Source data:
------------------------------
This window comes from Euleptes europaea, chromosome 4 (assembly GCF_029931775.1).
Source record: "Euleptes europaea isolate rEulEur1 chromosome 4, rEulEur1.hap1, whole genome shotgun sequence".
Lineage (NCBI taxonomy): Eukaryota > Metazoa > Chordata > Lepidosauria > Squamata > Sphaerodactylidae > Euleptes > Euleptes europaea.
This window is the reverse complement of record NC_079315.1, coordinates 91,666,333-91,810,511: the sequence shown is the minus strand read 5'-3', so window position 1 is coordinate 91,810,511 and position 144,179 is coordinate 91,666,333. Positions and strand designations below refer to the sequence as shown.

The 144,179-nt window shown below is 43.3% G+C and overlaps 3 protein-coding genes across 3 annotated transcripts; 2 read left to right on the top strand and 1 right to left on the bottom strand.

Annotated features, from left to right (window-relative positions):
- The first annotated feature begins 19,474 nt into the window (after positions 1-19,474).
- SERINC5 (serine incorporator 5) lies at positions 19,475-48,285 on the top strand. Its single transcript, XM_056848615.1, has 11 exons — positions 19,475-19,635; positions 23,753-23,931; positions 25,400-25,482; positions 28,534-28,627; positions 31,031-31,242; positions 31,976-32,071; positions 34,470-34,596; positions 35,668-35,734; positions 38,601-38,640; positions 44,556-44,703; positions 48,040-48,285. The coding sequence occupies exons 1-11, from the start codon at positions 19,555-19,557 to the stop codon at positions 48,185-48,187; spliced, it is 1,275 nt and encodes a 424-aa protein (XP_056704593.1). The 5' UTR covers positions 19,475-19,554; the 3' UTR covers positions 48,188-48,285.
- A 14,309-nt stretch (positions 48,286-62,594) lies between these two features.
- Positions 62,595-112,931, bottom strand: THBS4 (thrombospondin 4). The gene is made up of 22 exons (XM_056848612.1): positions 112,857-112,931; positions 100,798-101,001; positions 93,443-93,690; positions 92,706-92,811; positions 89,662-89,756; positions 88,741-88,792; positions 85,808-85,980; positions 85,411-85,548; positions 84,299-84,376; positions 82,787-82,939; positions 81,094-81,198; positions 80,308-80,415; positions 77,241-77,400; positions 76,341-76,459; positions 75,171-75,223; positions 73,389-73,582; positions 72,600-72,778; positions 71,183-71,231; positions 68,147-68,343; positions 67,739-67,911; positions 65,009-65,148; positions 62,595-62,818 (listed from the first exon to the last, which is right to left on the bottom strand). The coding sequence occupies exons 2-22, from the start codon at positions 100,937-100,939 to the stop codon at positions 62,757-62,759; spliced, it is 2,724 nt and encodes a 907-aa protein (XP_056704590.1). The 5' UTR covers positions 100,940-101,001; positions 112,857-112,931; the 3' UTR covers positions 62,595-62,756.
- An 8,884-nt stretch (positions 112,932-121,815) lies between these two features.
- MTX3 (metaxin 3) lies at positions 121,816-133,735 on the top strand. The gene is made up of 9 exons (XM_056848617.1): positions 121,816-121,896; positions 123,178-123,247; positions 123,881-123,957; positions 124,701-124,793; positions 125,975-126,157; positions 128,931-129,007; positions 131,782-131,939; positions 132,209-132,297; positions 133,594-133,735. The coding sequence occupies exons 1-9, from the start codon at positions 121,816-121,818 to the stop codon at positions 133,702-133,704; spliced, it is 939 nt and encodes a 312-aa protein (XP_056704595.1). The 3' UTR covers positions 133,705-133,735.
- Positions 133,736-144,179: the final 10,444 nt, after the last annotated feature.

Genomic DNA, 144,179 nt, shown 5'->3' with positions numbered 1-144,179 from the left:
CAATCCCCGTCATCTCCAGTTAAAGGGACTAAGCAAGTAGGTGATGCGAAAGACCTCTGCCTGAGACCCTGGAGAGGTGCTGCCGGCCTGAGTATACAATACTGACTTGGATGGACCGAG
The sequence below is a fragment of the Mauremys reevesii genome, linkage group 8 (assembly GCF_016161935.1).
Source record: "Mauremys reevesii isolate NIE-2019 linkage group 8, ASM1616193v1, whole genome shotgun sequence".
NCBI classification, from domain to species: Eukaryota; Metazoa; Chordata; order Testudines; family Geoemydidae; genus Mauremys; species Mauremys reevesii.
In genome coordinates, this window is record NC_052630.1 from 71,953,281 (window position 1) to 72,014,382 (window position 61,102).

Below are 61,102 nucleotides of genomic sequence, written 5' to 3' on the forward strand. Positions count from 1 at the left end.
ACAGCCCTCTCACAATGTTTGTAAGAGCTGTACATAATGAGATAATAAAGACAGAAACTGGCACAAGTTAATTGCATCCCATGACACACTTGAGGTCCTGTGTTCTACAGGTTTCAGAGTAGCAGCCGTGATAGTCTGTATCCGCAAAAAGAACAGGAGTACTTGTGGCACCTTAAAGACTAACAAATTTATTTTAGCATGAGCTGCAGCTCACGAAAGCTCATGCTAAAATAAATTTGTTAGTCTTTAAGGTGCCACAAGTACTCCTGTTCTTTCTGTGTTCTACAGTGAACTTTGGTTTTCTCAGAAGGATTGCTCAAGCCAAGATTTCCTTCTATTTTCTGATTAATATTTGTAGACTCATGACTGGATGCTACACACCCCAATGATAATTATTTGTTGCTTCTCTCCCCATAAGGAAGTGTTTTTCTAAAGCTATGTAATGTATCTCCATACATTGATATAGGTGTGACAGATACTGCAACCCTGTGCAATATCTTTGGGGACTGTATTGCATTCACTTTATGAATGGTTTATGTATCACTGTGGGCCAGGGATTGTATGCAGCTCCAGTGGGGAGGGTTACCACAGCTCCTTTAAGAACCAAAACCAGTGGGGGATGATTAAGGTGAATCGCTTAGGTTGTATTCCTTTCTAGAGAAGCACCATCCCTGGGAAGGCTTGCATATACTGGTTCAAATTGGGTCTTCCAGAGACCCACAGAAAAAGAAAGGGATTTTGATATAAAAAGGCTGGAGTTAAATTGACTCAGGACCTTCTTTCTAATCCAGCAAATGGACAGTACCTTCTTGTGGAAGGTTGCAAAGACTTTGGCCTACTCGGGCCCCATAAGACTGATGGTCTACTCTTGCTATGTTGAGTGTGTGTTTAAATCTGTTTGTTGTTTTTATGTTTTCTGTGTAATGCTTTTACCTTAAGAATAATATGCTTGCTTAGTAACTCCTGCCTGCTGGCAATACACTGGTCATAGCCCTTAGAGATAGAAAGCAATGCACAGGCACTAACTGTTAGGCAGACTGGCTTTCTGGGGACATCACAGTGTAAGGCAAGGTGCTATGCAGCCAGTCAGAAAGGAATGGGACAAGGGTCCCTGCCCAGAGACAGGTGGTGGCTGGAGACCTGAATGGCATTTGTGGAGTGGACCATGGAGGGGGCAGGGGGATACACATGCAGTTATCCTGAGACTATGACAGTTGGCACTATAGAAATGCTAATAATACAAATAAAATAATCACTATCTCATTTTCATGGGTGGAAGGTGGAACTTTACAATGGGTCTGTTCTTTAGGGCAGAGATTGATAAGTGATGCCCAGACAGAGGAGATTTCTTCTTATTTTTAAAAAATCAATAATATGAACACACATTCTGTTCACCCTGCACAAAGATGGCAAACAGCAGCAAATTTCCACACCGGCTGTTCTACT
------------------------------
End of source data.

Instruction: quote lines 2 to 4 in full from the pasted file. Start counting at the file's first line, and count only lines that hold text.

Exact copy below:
Source record: "Euleptes europaea isolate rEulEur1 chromosome 4, rEulEur1.hap1, whole genome shotgun sequence".
Lineage (NCBI taxonomy): Eukaryota > Metazoa > Chordata > Lepidosauria > Squamata > Sphaerodactylidae > Euleptes > Euleptes europaea.
This window is the reverse complement of record NC_079315.1, coordinates 91,666,333-91,810,511: the sequence shown is the minus strand read 5'-3', so window position 1 is coordinate 91,810,511 and position 144,179 is coordinate 91,666,333. Positions and strand designations below refer to the sequence as shown.